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OSHA News Release - (Archived) Table of Contents
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NOTICE: This is an OSHA Archive Document, and may no longer represent OSHA Policy. It is presented here as historical content, for research and review purposes only.

DOL Logo OSHA News Release – Region 4

U.S. Department of Labor

Region 4 News Release:   USDL: 99-31
Thurs., March 4, 1999
Contact: Clyde Payne
PHONE :(601) 965-4606 ext. 20


The Department of Labor's Occupational Safety and Health Administration (OSHA) today cited Protein Products, Inc., for safety violations found during an inspection of a worker fatality at the company's Sunflower, Mississippi, plant. The citations carry proposed penalties totaling $130,200.

According to Clyde Payne, OSHA's Jackson area director, one worker was killed and several others injured during repair of a broken chain in the "chain pit". The chain is used to operate a conveyor in the processing of fish oil and fish meal products.

Payne explained that two employees involved in repairing the chain were overcome by a toxic gas, probably created by decaying fish parts caught in the chain pit. One worker was pronounced dead of asphyxiation on arrival at a local hospital and the other was seriously injured. Several workers who attempted to rescue the two also suffered injuries from toxic fumes.

OSHA's inspection revealed that the company failed to identify the "chain pit" as a confined space containing potentially toxic gases. As a result, atmospheric testing was not done; danger signs were not posted, and confined space training was not conducted. Failure to implement confined space entry procedures; failure to establish an adequate respiratory protection program, and failure to comply with "lockout/tagout" safety standards resulted in 14 serious citations with proposed penalties totaling $88,200.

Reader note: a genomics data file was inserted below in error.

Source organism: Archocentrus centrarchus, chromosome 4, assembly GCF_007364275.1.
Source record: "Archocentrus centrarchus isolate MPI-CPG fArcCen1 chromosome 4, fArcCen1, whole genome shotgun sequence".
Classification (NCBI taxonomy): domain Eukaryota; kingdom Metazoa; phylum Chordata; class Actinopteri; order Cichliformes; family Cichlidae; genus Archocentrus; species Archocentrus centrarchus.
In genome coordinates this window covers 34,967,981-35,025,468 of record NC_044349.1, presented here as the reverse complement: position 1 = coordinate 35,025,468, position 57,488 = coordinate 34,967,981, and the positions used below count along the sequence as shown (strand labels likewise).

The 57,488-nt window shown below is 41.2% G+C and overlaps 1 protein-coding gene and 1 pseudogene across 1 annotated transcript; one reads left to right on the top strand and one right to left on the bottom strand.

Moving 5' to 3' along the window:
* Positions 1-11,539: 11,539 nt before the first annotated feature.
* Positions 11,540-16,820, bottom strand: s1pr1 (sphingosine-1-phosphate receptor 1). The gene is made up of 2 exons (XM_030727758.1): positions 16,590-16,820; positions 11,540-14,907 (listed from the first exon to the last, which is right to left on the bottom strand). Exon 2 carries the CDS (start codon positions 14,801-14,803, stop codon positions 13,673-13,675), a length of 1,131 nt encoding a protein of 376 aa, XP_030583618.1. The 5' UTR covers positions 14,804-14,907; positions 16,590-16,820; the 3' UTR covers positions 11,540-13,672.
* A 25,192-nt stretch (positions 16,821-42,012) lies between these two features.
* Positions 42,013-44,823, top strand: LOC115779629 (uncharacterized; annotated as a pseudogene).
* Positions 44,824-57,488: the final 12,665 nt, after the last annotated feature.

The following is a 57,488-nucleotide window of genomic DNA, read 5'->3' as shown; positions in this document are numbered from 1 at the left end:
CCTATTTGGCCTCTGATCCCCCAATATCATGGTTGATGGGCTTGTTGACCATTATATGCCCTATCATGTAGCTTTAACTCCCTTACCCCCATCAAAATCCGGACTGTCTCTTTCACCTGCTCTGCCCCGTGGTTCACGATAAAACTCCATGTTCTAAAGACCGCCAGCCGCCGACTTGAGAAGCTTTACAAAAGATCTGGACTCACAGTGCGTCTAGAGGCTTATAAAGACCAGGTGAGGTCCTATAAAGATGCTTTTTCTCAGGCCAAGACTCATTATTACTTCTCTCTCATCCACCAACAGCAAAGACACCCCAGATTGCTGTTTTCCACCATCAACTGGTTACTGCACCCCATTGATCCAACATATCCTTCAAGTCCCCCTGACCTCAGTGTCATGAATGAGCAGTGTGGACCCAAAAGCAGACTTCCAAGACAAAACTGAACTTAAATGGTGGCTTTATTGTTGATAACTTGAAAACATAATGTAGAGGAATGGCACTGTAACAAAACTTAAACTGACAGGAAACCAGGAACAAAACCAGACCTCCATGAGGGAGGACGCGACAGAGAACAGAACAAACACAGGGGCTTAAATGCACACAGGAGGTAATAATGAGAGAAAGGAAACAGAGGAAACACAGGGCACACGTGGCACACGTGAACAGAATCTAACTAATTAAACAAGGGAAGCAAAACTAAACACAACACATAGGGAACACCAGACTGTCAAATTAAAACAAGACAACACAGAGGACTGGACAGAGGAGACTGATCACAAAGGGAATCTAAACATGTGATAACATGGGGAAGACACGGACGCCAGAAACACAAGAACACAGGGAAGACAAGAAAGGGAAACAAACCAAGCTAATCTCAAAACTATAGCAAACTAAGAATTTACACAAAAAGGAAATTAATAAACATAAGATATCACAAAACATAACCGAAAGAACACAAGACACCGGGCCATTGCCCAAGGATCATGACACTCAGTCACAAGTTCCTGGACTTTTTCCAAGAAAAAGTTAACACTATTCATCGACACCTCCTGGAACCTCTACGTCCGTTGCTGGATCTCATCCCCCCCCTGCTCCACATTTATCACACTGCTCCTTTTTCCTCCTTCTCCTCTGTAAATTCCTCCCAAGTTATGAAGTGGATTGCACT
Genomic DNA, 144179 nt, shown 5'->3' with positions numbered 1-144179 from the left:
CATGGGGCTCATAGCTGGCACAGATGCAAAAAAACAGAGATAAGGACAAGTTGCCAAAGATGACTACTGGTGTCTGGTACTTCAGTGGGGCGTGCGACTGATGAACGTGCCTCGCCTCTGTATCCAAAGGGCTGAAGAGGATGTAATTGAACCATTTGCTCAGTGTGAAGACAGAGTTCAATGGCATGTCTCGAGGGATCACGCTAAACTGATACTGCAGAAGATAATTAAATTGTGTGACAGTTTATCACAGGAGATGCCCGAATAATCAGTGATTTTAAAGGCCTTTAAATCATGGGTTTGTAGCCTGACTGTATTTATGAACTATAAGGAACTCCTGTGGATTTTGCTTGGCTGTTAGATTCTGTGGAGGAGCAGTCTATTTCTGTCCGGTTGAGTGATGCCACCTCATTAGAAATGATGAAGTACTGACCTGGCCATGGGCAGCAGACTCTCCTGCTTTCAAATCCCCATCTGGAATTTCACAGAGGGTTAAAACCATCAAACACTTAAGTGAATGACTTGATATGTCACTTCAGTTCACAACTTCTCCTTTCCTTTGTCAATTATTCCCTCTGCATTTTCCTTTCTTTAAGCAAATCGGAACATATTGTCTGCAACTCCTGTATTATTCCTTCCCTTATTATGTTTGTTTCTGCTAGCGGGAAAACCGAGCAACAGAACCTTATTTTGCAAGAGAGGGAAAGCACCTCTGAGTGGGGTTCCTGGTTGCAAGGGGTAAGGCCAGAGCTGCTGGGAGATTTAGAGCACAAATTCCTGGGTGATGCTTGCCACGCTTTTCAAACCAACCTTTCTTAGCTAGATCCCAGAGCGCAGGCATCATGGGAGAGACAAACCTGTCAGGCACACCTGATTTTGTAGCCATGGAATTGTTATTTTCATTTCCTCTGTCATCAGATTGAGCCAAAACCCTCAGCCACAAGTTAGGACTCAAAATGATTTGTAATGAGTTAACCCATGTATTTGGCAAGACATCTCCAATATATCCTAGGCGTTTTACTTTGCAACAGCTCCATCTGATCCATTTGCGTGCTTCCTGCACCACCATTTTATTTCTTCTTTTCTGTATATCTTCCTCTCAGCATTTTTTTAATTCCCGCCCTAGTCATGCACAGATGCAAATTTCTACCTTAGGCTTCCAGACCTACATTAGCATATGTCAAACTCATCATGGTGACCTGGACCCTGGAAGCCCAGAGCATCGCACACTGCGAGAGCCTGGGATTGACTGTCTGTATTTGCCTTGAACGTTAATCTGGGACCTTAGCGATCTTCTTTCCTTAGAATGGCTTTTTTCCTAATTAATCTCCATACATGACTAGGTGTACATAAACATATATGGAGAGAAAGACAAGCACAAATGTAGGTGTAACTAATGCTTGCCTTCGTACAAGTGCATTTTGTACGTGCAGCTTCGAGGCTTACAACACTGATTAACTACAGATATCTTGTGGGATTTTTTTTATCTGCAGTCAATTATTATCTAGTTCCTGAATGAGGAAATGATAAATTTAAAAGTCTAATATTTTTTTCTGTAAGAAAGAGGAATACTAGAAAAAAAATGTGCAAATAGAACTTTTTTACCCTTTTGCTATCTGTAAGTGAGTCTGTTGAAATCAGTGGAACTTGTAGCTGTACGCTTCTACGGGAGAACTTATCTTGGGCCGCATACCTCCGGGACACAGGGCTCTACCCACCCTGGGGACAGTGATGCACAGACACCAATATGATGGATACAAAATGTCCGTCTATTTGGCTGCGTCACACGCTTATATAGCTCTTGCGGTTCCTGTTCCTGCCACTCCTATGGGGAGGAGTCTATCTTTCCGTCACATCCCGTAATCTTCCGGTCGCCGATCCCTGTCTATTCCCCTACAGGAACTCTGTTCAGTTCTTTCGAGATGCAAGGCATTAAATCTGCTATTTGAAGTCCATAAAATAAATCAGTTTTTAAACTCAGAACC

Protein Products was also cited for one willful safety violation in connection with "lockout" requirements. A penalty of $42,000 was proposed for the company's failure to require that each exposed employee place a lock on power sources to assure that hazardous machinery is turned off and remains inoperative, or "locked out," during maintenance.

"This employer was aware of the importance of locking out equipment during servicing and, in fact, was cited by OSHA in 1990 for deficiencies in its lockout/tagout program," said Payne. "Failure to follow proper procedures exposes workers to injury, and even death, if the equipment is accidentally started."

In addressing the confined space citations, Payne added, "Protein Products failed to identify the "chain pit" as a confined space with potential for toxic atmospheric hazards. As a result, proper precautions were not taken and, though lifeline/harness equipment and self-contained breathing apparatus were available, rescuers hadn't been trained to use them."

OSHA defines a willful violation as one committed with an intentional disregard of, or plain indifference to, the requirements of the OSH Act and regulations.

A serious violation occurs when there is a substantial probability that death or serious physical harm could result and that the employer knew or should have known of the hazard. Protein Products has 15 working days to contest OSHA's citations and proposed penalties before the independent Occupational Safety and Health Review Commission.

Inspections of the worksite were conducted by OSHA's Jackson area office located at 3780 I-55 North, Suite 210, Jackson, Miss. 39211-6323; telephone: (601) 965-4606.

This information will be made available to sensory-impaired individuals upon request. Telecommunications Device for the Deaf (TDD). Telephone: (800) 927-9273.

Archive Notice - OSHA Archive

NOTICE: This is an OSHA Archive Document, and may no longer represent OSHA Policy. It is presented here as historical content, for research and review purposes only.

OSHA News Release - (Archived) Table of Contents

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